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Plea to help Christians facing persecution

At the recent London conference Sharing the Church’s Story, leading Catholics spoke about the need to help persecuted Christians. One of the East Anglian delegates, Rebecca Bretherton reports.

Monsignor Michael Nazir-Ali, a Pakistani-born British Roman Catholic priest and former Anglican bishop spoke about his many years working to increase understanding and dialogue. He explained, “Intolerance of other faiths is not a historical norm.” 

Monsignor Michael described four types of persecution faced by Christians: simple tyranny as in Eritrea; ideological persecution as in China; extremism as in the Holy Land and the ideology of supremacy as in India.

John Pontifex, from Aid to the Church in Need (ACN) in the UK highlighted the countless numbers of Christians throughout the world who are kidnapped, attacked or killed – and all because of their faithfulness to Christ. A current ACN appeal seeks to support Christians in Ondo, Nigeria to obtain justice after at least 41 people – many of them children – were killed by gunmen during last year’s Pentecost Sunday Mass at St Francis Xavier Catholic Church.

While the terror that many Christians face is hard to comprehend in the UK, Monsignor Michael warned that persecution of faith in the West is not a ‘polite persecution’. The loss of freedoms of speech, worship and conscience are issues affecting Catholics in this country.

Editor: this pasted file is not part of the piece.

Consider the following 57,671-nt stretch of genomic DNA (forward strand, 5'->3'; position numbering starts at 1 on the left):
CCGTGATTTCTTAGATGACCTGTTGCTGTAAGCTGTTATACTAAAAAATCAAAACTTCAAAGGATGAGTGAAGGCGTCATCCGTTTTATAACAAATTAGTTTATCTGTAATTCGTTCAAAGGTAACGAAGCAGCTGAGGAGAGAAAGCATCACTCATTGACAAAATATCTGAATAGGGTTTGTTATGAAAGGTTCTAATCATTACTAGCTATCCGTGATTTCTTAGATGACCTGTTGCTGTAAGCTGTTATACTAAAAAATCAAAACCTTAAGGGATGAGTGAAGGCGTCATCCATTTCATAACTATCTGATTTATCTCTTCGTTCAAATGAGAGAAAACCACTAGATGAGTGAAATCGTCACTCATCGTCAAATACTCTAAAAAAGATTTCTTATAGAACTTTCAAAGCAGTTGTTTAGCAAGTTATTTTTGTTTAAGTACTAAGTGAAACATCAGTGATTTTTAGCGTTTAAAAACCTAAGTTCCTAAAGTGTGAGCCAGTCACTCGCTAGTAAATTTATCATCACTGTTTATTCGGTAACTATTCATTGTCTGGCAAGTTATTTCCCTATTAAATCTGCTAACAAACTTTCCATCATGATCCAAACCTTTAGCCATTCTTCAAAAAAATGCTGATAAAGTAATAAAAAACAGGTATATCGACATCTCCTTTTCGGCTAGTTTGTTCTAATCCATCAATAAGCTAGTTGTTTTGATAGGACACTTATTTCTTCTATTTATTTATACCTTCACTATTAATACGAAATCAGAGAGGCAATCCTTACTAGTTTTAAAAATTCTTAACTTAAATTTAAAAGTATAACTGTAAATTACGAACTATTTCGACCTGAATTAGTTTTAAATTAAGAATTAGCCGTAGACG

The charity ADF UK (Alliance Defending Freedom UK) defends fundamental freedoms nationally and internationally in three ways: advocacy in court; targeting the root causes by engaging with legislators and policy makers; and by supporting the lawyers and leaders of the future to influence change.  Ryan Christopher, director of ADF UK, explained that the space to exercise freedom of conscience in the work place is narrowing. Teachers, medical professionals and others are increasingly experiencing difficulties while university students are ‘being cancelled’ for sharing their views.

Examples of ADF’s work include supporting a Catholic priest, Canon Tom White, who had challenged the proportionality of the ban on opening churches in Scotland during the recent pandemic lockdowns, while ‘essential services’ such as bicycle shops remained open. As a result of his legal action, in March 2021 Lord Braid ruled that the Scottish Government’s treatment of churches during the pandemic was unlawful.

ADF have supported the defence of Isabel Vaughan-Spruce and Fr Sean Gough who were charged with breaching a Public Space Protection Order by praying silently in the street. (Since the conference both have been found not guilty in court).

The speakers gave practical ideas to stop persecution:

1) Pray: as individuals and in parish worship for specific persecuted groups. Monsignor Michael advised, “Lift up particular groups of Christians to God, especially in your bidding prayers at Mass. This will place their suffering in the hearts of your people and give strength to the oppressed”.

2) Advocacy: find out about the issues; sign petitions; write to your MP; and support campaigns such as Aid to the Church in Need’s annual Red Wednesday event (November 22).

 3) Give money or volunteer your time to charities such as Aid to the Church in Need or ADF.

4)  Go and visit persecuted communities to show solidarity.

Pictured above is a refugee camp in Nigeria. © Patience Ibile/ACN.